What is Algebra 2 all about?
Algebra 2 develops students’ conceptual understanding, fluency, and ability to apply advanced functions. Students draw connections between function types. In particular, students apply skills learned early in the year with linear, quadratic, and polynomial functions to inform their understanding later in the year when they study rational, radical, and trigonometric functions. Students choose appropriate functions and restrictions, based in solid understanding of the features of the functions, to build functions that model contextual situations. Fluency is an important part of Algebra 2, as the ability to perform procedures quickly and easily allows students to more deeply understand concepts.
How did we order the units?
In Unit 1, Linear Functions and Applications, students review the features of functions through the study of inverse functions, modeling contextual situations, and operating with functions, systems of functions, and piecewise functions. Students will increase their fluency in identifying and analyzing features of linear functions through algebraic, graphic, contextual, and tabular representations. Students will use these features to effectively model and draw conclusions about contextual situations. The skills students develop in this unit will be applied and extended to other function types throughout the year, including quadratic, polynomial, rational, exponential, logarithmic, and trigonometric functions.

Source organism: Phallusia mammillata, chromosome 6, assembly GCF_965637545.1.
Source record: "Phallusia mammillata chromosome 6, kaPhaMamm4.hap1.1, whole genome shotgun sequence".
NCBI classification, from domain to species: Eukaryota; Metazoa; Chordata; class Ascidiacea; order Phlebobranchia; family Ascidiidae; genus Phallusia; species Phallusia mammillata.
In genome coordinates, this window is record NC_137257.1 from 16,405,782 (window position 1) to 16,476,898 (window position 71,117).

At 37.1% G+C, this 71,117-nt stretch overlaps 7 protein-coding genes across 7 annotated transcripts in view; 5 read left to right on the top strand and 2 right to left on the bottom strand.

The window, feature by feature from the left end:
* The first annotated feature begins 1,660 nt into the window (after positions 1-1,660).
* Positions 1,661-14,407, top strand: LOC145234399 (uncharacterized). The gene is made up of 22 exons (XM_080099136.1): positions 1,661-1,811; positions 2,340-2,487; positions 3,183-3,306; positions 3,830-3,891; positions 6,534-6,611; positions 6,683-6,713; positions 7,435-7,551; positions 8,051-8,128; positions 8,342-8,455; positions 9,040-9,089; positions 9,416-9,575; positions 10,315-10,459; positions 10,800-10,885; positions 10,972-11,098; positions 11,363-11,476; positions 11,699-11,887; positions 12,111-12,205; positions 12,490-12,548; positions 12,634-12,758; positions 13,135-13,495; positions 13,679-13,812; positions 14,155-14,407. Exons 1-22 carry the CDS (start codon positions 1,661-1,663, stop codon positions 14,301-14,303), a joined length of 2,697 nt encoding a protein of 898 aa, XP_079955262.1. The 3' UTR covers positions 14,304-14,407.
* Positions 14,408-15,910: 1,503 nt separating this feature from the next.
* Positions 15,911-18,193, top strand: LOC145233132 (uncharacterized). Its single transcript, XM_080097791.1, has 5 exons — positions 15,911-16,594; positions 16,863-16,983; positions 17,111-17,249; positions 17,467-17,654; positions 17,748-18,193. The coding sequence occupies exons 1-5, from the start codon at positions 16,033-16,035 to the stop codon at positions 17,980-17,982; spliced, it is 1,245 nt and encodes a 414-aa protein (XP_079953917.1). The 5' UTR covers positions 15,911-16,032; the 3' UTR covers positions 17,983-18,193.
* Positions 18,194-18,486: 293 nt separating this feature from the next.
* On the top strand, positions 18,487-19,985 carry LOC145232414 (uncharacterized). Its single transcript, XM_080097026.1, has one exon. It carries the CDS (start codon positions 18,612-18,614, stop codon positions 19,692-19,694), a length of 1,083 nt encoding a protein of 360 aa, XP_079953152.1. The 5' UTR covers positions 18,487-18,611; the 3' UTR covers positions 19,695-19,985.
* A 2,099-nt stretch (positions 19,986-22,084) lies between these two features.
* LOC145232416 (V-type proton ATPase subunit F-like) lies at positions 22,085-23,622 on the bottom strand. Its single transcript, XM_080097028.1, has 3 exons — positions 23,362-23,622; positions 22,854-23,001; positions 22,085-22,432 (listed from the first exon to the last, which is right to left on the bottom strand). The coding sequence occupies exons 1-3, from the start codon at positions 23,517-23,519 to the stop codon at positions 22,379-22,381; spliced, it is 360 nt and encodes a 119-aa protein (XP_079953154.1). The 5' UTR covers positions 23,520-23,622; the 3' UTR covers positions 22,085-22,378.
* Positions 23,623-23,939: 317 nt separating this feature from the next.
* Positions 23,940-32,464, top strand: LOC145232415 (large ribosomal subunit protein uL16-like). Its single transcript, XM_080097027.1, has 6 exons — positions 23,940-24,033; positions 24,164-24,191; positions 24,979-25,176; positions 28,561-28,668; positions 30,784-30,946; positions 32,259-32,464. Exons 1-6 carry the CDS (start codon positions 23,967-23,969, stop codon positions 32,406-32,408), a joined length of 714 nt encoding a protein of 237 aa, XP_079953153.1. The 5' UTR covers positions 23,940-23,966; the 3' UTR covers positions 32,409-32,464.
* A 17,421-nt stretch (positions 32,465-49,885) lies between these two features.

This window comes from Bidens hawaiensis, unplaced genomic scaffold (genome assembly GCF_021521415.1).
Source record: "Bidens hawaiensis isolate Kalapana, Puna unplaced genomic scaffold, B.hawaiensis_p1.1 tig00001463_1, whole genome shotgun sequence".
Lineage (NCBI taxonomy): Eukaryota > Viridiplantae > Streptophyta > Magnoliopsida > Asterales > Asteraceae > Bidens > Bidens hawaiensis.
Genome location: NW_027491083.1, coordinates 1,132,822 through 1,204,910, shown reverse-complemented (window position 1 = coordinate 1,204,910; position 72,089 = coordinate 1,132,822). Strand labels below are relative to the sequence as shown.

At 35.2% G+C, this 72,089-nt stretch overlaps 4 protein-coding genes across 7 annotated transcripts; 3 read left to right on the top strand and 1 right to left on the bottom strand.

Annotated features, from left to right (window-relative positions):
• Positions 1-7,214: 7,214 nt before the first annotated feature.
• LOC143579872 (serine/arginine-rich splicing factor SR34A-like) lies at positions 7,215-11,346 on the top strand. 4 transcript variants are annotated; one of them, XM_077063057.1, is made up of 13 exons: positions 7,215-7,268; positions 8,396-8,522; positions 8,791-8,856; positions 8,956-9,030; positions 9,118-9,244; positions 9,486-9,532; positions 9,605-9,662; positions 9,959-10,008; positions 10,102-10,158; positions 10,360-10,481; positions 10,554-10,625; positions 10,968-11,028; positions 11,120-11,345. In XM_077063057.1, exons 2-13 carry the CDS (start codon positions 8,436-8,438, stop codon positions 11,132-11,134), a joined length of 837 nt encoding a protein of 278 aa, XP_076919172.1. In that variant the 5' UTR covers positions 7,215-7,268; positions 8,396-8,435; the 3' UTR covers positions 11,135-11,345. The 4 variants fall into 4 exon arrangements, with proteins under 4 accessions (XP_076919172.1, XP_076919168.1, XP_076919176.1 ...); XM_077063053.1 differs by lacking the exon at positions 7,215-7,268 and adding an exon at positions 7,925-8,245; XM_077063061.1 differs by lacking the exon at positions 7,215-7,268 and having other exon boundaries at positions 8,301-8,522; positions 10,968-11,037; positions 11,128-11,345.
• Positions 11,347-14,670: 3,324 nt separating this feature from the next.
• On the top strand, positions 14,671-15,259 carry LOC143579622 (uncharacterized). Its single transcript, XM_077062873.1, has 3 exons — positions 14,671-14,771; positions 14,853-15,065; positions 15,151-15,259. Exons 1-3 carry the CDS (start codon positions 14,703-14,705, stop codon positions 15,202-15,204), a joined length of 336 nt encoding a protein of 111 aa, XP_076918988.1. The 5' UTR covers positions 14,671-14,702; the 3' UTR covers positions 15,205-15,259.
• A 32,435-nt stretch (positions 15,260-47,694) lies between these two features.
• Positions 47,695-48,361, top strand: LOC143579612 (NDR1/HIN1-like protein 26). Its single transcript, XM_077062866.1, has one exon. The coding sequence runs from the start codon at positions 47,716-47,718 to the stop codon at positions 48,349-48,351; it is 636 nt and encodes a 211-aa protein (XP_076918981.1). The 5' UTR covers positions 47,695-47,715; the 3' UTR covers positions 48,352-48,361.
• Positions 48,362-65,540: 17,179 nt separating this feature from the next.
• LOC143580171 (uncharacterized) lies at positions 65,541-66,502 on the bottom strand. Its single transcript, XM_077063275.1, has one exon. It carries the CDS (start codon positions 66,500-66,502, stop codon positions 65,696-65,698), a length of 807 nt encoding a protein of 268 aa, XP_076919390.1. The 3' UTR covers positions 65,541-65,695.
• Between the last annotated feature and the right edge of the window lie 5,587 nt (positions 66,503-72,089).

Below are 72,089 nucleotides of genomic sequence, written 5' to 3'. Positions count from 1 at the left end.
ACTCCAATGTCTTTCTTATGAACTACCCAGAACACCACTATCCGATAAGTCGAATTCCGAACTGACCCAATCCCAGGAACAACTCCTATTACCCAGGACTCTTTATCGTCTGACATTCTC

In Unit 2, Quadratics, students will revisit concepts learned in Algebra 1, such as features of quadratic equations, transformation of quadratic functions, systems of quadratic functions, and moving from one equation form to another (e.g., vertex form to standard form, standard form to intercept form). Increased fluency with quadratic equations and functions provides a strong base for studying polynomials, rational functions, and trigonometric identities. In this unit, students will also be introduced to a new type of number system, the imaginary numbers, and will identify and operate with imaginary solutions. As with Unit 1, students will apply quadratic equations to contextual situations, to systems of functions, and when translating between representations. Graphing calculators are introduced heavily in this unit and will be used for the remainder of the year.
In Unit 3, Polynomials, students will apply skills from the first two units to develop an understanding of the features of polynomial functions. Analysis of polynomial functions for degree, end behavior, and number and type of solutions builds on the work done in Unit 2; these are advanced topics that will be applied to future function types. Students will write polynomial functions to reveal features of the functions, find solutions to systems, and apply transformations, building from Units 1 and 2. Students will be introduced to the idea of an “identity” in this unit as well as operate with polynomials. Division of polynomials is introduced in this unit and will be explored through the concepts of remainder theorem as well as a prerequisite to rational functions.
In Unit 4, Rational and Radical Functions, students will extend their understanding of inverse functions to functions with a degree higher than 1. Alongside this concept, students will factor and simplify rational expressions and functions to reveal domain restrictions and asymptotes. Students will become fluent in operating with rational and radical expressions and use the structure to model contextual situations. In this unit, students will also revisit the concept of an extraneous solution, first introduced in Unit 1, through the solution of radical and rational equations.